Crowe family lawyer Milton Silverman called the company’s machine “a fraud and a sham” in court papers and said its use coerced two of the three boys to wrongly tell police they took part in the stabbing death of Stephanie.

Rhoades said he didn’t believe he could approve keeping the settlement amount secret, but the lawyers said later they will arrange for the suit to be settled out of court.

The National Institute’s West Palm Beach, Fla., offices were closed yesterday evening. The company describes the $9,995 machine on its Web site as being “effective in all investigative situations.”

It lists 158 police agencies in California, including several in San Diego County, as clients and says the machine is more effective than a polygraph in determining whether someone is lying.

Michael Crowe and Treadway both denied involvement in Stephanie’s stabbing, but they said they began doubting themselves after an Oceanside police officer working with Escondido investigators told them the machine was highly accurate and indicated they were lying, lawyers said.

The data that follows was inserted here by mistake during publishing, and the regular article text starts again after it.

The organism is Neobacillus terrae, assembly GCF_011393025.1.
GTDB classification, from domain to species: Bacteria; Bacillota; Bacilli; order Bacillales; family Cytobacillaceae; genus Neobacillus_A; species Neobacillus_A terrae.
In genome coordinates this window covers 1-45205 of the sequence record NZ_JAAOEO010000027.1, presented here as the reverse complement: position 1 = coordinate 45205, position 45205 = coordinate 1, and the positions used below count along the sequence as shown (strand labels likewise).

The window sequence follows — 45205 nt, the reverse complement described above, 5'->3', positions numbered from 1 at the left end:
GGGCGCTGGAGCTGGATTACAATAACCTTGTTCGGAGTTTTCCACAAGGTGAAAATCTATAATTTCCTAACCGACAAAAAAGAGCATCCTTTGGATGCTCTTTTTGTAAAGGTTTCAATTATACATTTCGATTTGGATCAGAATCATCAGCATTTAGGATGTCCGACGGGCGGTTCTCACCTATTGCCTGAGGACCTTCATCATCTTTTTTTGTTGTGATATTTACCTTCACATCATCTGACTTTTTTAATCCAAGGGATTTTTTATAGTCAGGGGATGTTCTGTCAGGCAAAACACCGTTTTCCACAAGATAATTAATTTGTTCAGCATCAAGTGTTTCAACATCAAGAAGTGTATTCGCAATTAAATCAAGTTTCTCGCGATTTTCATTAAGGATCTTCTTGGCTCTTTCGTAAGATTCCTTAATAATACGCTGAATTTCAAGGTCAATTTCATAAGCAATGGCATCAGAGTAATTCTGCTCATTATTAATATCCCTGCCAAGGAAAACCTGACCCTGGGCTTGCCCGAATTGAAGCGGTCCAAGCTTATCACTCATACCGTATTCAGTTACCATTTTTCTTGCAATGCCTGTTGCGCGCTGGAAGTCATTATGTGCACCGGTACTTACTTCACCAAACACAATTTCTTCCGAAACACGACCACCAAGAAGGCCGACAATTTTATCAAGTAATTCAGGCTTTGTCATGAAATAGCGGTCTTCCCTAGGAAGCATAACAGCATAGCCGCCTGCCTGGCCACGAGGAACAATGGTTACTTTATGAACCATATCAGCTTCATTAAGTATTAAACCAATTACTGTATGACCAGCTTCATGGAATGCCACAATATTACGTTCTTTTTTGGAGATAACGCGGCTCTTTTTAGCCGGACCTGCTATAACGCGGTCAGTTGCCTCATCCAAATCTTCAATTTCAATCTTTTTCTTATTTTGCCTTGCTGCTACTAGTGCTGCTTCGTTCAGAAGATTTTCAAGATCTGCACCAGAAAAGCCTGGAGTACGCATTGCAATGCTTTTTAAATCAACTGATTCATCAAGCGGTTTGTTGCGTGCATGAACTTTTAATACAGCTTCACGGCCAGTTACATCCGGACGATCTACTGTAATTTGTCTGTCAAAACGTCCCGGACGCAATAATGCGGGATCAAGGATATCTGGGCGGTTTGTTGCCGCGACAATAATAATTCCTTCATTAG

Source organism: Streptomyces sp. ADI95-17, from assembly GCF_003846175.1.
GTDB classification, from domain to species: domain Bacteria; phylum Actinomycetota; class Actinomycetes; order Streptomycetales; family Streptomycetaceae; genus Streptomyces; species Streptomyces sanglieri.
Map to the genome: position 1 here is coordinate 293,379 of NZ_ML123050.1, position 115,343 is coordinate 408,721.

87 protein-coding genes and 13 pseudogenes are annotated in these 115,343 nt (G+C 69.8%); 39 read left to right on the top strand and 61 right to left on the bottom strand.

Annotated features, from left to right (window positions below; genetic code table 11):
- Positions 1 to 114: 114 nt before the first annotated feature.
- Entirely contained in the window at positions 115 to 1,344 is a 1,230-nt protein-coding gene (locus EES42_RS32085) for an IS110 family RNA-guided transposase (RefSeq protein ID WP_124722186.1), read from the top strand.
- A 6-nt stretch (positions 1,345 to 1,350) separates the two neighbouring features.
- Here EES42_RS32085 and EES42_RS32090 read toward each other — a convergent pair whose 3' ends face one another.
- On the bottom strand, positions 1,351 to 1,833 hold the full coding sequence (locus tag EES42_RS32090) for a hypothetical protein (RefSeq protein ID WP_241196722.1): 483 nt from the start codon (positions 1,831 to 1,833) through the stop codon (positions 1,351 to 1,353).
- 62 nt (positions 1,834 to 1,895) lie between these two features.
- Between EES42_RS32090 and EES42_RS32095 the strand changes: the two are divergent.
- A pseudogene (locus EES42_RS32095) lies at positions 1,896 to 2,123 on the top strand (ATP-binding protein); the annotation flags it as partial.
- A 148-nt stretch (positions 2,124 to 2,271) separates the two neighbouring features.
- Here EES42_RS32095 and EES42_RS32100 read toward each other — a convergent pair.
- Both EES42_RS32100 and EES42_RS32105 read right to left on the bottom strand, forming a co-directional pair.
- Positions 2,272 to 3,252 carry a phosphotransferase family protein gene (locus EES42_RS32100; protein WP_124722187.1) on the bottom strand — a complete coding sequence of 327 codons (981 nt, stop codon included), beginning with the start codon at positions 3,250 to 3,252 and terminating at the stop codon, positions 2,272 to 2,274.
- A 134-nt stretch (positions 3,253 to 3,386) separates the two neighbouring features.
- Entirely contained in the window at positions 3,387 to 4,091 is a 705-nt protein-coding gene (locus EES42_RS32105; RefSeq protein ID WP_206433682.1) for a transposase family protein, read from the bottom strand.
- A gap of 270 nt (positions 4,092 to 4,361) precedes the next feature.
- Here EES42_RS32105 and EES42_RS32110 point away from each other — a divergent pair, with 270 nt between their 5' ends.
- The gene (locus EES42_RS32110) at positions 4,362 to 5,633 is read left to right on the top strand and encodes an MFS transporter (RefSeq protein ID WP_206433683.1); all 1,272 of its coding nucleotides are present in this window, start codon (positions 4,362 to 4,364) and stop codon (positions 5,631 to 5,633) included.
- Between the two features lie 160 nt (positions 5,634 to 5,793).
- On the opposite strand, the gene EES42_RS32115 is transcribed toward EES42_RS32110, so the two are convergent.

“Crowe Family Can Sue Makers of Lie-Detector Test”

North County Times reporter Teri Figueroa reports on a lawsuit involving the National Institute of Truth Verification, which markets the “Computer Voice Stress Analyzer”:

SAN DIEGO —- A federal judge ruled Monday that three teenagers initially accused of killing Stephanie Crowe can sue the makers of a voice analyzer test that police used to gauge whether the boys were lying when in the days following the child’s death.

The teens, now young adults, were charged with murder in the 1998 stabbing death of the 12-year-old Escondido girl. The three were jailed, in large part, based on statements two of them made to police during lengthy interrogations.